- Contemporary painting of the musicians at the Ducal Chapel of Mecklenburg-Schwerin in 1770, by Leopold August Abel
19.5 x 24cms, probably painted at Ludwigslust, 1770, framed and glazed (overall c.40 x 45cms), laid down on card (partly lifted, slightly affecting the inscription on verso), some cockling of the vellum, some minor surface loss, mainly affecting the background rather than the musicians
This is an attractive and detailed group-portrait of the famous musicians and singers at the court of Mecklenburg-Schwerin in north-east Germany in 1770. Eighteenth-century iconographical sources showing musical ensembles are of the greatest rarity at auction; the Ducal Chapel at Ludwigslust, where this was probably painted, was one of the finest in Germany.
Leopold August Abel (1718-1794), brother of the famous composer and gamba-player Carl Friedrich Abel (1723-1787), was a violinist and miniaturist, who in 1770, became first violinist of the Hofkapelle. In the same year Carl Westenholz was appointed Kapellmeister, having recently married the prima donna soprano there, Barbara Lucietta Affabili. These new appointments possibly occasioned the present group portrait, executed by Leopold Abel himself (who appears as the leftmost violinist). Each figure is a distinct and carefully painted individual portrait, with the painting showing up to 6 male and 3 female singers, with up to 4 violinists, a cellist and a bass-player, 2 flautists 2 oboists, a bassoonist, 2 horn-players and a harpsichordist (playing a wing-shaped spinet), presumably the Kapellmeister Westenholz. The lady in the centre is probably Luise Friederike, Duchess of Mecklenburg-Schwerin (1722-1791), a keen musician and collector herself, here wearing the badge and the sash of the Russian Order of St Catherine. To the far left are found the three court trumpeters and timpanist, in their distinctive blue Ludwigslust livery. This ensemble accords fairly closely with Marpurg's description of the Hofkapelle in 1757. Many other outstanding singers and instrumentalists were members of the chapel, one of the finest in Germany, for which composers such as Westenholz, J.F. Reichardt, J.G. Naumann, F.L. Benda and F.A. Rossetti composed oratorios. For another, more sophisticated, representation of this ensemble in 1770, by Georg David Matthieu, see MGG (1965), 12, 409-410.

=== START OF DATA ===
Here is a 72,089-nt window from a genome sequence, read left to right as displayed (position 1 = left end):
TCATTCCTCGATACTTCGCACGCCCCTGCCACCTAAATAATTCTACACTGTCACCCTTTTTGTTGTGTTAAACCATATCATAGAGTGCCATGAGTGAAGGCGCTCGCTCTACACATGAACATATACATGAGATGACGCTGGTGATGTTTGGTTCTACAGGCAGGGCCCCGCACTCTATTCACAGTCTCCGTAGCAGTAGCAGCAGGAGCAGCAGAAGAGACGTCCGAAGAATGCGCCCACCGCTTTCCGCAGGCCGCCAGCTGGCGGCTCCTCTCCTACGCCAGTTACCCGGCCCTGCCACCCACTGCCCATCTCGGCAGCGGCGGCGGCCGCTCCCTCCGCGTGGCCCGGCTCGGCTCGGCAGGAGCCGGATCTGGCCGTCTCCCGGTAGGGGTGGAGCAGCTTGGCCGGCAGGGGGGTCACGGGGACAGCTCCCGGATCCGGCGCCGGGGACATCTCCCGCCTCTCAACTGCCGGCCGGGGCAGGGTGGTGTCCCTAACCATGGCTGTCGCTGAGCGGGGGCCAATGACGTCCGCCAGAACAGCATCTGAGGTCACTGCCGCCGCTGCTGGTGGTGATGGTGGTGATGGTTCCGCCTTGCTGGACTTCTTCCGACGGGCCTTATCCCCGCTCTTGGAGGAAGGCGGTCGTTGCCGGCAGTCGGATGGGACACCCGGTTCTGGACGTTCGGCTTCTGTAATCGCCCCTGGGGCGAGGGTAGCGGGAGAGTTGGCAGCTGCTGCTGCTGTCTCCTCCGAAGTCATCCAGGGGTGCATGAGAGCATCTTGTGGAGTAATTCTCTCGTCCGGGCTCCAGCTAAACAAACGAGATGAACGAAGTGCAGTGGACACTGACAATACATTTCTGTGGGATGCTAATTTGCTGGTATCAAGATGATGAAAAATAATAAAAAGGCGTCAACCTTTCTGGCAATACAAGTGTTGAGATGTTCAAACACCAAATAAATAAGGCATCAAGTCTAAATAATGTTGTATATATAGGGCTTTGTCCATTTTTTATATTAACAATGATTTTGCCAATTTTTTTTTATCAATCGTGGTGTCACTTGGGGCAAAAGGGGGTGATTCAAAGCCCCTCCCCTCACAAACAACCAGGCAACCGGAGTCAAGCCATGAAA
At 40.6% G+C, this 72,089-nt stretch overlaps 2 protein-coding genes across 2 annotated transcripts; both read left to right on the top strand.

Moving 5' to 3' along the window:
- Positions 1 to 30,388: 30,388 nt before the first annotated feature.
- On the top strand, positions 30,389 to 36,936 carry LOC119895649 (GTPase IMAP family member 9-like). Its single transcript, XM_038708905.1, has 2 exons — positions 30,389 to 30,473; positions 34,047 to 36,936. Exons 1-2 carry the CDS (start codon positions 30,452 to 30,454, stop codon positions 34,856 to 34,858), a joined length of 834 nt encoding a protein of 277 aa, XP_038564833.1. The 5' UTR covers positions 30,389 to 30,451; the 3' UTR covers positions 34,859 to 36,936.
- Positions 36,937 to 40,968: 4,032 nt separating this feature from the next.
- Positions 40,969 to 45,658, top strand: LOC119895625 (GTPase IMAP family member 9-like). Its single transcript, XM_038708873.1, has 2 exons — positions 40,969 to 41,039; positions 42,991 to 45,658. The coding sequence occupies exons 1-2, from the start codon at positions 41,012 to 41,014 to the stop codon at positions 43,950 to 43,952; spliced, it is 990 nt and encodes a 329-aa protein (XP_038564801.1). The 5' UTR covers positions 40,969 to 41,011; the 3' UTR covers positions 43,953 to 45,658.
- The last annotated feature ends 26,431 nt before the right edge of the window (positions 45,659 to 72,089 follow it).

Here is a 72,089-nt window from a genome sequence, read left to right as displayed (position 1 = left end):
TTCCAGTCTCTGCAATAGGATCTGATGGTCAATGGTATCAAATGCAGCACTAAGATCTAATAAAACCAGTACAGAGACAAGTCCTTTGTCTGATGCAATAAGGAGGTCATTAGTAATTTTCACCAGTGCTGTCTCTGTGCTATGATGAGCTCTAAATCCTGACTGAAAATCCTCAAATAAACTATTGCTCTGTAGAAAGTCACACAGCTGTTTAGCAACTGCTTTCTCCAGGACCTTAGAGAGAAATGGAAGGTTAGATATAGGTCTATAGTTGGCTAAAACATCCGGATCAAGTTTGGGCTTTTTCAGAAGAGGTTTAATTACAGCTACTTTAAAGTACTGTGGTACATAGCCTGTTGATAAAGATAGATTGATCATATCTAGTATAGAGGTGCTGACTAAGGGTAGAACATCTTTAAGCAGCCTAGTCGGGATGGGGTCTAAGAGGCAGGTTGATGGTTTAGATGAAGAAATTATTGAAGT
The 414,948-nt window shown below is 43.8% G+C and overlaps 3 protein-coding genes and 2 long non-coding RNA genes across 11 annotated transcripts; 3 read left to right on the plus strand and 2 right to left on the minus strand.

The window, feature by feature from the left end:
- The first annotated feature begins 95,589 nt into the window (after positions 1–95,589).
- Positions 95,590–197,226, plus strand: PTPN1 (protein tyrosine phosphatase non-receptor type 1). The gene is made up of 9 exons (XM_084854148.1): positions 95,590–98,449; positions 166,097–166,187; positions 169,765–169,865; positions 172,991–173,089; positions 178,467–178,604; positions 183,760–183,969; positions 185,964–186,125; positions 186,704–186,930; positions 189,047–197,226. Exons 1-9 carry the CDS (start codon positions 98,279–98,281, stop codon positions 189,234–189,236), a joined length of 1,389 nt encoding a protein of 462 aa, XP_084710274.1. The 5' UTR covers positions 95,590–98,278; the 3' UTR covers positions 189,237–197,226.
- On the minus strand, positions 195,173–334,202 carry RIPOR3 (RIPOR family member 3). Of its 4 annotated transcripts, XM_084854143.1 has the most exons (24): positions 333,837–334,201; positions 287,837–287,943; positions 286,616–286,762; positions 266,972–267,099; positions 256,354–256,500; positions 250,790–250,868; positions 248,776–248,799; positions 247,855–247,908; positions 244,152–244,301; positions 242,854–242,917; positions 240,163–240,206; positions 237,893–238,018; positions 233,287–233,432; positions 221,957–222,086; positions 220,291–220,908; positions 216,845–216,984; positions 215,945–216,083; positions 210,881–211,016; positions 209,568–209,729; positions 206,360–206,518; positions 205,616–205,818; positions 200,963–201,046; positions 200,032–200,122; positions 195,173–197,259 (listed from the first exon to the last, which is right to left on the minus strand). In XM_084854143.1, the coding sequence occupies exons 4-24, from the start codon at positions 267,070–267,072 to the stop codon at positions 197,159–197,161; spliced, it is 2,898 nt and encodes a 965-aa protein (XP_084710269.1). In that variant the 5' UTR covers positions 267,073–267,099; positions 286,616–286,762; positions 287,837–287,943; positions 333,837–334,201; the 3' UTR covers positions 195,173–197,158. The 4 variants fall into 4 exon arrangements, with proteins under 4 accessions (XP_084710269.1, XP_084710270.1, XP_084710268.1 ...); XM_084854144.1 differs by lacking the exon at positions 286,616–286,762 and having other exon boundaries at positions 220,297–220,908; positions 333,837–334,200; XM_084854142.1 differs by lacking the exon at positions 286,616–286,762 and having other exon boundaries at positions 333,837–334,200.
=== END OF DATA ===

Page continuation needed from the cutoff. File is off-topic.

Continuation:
We gratefully acknowledge the assistance of Dr Samantha Owens and Teri Noel Towe in our cataloguing of this lot.